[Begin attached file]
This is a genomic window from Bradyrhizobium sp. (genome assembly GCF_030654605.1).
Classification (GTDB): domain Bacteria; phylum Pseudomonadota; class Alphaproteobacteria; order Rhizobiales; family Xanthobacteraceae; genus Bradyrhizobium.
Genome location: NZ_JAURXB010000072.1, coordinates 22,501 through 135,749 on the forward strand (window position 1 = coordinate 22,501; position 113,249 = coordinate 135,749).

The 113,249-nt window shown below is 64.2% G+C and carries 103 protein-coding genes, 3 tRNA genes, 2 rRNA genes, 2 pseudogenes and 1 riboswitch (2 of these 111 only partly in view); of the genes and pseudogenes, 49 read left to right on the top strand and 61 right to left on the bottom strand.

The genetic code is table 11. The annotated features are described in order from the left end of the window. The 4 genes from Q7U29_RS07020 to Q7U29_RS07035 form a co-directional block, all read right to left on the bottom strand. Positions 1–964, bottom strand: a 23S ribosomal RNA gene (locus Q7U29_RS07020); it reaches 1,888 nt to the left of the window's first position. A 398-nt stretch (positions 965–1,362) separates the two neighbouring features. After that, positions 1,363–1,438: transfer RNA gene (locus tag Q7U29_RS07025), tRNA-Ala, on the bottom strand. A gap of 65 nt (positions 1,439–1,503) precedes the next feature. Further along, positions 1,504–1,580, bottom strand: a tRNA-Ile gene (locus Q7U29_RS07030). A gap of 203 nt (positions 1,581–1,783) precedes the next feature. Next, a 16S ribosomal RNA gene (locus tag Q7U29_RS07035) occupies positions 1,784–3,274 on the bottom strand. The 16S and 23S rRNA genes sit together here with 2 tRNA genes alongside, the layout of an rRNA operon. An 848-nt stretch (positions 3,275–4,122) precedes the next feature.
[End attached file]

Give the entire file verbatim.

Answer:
This is a genomic window from Bradyrhizobium sp. (genome assembly GCF_030654605.1).
Classification (GTDB): domain Bacteria; phylum Pseudomonadota; class Alphaproteobacteria; order Rhizobiales; family Xanthobacteraceae; genus Bradyrhizobium.
Genome location: NZ_JAURXB010000072.1, coordinates 22,501 through 135,749 on the forward strand (window position 1 = coordinate 22,501; position 113,249 = coordinate 135,749).

The 113,249-nt window shown below is 64.2% G+C and carries 103 protein-coding genes, 3 tRNA genes, 2 rRNA genes, 2 pseudogenes and 1 riboswitch (2 of these 111 only partly in view); of the genes and pseudogenes, 49 read left to right on the top strand and 61 right to left on the bottom strand.

The genetic code is table 11. The annotated features are described in order from the left end of the window. The 4 genes from Q7U29_RS07020 to Q7U29_RS07035 form a co-directional block, all read right to left on the bottom strand. Positions 1–964, bottom strand: a 23S ribosomal RNA gene (locus Q7U29_RS07020); it reaches 1,888 nt to the left of the window's first position. A 398-nt stretch (positions 965–1,362) separates the two neighbouring features. After that, positions 1,363–1,438: transfer RNA gene (locus tag Q7U29_RS07025), tRNA-Ala, on the bottom strand. A gap of 65 nt (positions 1,439–1,503) precedes the next feature. Further along, positions 1,504–1,580, bottom strand: a tRNA-Ile gene (locus Q7U29_RS07030). A gap of 203 nt (positions 1,581–1,783) precedes the next feature. Next, a 16S ribosomal RNA gene (locus tag Q7U29_RS07035) occupies positions 1,784–3,274 on the bottom strand. The 16S and 23S rRNA genes sit together here with 2 tRNA genes alongside, the layout of an rRNA operon. An 848-nt stretch (positions 3,275–4,122) precedes the next feature.